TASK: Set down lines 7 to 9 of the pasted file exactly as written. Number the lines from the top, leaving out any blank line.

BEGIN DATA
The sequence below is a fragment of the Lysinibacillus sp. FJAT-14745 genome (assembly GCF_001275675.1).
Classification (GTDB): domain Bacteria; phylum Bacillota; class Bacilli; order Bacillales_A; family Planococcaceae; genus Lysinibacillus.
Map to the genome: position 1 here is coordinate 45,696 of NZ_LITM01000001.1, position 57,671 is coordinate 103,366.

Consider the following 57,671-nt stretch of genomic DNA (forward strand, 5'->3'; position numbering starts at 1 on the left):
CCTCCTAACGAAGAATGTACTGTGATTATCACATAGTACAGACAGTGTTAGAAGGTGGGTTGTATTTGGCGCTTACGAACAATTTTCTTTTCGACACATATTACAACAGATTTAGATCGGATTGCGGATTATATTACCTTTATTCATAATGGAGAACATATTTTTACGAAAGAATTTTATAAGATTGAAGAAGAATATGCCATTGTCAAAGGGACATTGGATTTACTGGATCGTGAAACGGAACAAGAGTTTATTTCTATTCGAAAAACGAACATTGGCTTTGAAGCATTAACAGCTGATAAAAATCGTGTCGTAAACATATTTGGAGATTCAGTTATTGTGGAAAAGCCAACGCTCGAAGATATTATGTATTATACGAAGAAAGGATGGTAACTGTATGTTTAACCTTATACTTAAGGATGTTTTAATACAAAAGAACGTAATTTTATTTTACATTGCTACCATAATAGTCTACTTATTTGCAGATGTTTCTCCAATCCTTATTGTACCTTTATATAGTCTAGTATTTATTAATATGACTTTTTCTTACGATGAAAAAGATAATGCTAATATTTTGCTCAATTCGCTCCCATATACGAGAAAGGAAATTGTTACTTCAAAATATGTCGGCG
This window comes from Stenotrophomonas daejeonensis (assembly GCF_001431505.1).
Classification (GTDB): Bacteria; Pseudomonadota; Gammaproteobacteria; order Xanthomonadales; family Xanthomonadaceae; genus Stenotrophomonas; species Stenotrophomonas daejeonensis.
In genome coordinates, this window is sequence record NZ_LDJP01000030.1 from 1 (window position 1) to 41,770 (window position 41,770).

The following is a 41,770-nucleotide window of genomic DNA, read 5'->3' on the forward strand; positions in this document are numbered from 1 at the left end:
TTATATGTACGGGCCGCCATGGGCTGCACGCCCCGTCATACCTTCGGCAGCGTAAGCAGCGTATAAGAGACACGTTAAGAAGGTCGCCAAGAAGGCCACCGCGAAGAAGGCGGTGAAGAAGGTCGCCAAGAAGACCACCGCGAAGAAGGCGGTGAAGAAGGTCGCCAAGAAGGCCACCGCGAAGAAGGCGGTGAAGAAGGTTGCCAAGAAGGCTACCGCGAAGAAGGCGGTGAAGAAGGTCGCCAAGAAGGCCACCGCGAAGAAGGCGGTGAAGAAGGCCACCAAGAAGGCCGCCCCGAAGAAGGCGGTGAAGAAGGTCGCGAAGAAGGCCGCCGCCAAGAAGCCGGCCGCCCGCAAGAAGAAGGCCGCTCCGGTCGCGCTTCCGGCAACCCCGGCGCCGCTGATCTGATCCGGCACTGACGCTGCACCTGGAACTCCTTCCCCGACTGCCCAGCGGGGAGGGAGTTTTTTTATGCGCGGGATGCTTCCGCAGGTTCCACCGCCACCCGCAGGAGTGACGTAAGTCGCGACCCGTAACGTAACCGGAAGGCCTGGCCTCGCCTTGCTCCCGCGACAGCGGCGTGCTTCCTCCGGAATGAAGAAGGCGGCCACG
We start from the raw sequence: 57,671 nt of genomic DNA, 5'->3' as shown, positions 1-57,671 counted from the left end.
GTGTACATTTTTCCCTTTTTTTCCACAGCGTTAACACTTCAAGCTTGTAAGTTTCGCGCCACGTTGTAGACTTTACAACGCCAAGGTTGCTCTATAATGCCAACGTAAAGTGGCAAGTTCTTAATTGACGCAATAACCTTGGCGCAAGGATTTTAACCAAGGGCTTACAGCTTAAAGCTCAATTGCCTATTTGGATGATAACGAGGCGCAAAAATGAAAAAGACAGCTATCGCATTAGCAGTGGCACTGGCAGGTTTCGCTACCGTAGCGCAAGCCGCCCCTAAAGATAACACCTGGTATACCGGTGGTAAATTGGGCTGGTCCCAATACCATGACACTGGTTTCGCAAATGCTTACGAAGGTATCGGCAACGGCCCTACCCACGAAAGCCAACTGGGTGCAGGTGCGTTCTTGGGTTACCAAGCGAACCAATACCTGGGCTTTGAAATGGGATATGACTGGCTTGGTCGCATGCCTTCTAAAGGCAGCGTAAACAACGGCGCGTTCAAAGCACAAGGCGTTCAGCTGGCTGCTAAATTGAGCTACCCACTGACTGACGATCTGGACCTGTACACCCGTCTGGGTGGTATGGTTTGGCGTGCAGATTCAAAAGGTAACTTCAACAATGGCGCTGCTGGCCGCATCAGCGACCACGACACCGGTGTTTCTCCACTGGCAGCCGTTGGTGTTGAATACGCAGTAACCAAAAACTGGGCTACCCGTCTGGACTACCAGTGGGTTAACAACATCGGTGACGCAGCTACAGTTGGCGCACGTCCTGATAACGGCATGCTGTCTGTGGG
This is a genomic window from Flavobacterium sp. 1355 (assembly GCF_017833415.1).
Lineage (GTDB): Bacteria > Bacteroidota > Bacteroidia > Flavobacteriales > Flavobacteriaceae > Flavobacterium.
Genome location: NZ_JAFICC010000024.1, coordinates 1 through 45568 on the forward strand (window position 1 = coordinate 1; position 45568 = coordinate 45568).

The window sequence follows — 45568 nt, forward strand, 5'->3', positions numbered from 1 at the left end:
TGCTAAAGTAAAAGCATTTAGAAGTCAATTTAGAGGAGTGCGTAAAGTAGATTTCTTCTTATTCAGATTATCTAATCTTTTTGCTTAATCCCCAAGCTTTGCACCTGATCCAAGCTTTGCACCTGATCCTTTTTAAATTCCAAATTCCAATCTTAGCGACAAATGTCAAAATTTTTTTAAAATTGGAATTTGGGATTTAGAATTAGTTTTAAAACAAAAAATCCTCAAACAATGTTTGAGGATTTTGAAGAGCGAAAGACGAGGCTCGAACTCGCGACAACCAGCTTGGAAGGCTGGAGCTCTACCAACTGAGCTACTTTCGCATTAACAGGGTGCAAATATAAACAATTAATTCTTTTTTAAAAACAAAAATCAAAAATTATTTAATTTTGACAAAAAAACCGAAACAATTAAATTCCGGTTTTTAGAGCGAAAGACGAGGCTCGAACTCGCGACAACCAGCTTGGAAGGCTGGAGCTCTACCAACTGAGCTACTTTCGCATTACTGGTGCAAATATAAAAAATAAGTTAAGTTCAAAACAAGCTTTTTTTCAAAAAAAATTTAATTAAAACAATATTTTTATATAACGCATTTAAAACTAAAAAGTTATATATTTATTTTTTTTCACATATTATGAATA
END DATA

Classification (GTDB): Bacteria; Pseudomonadota; Gammaproteobacteria; order Xanthomonadales; family Xanthomonadaceae; genus Stenotrophomonas; species Stenotrophomonas daejeonensis.
In genome coordinates, this window is sequence record NZ_LDJP01000030.1 from 1 (window position 1) to 41,770 (window position 41,770).

The following is a 41,770-nucleotide window of genomic DNA, read 5'->3' on the forward strand; positions in this document are numbered from 1 at the left end: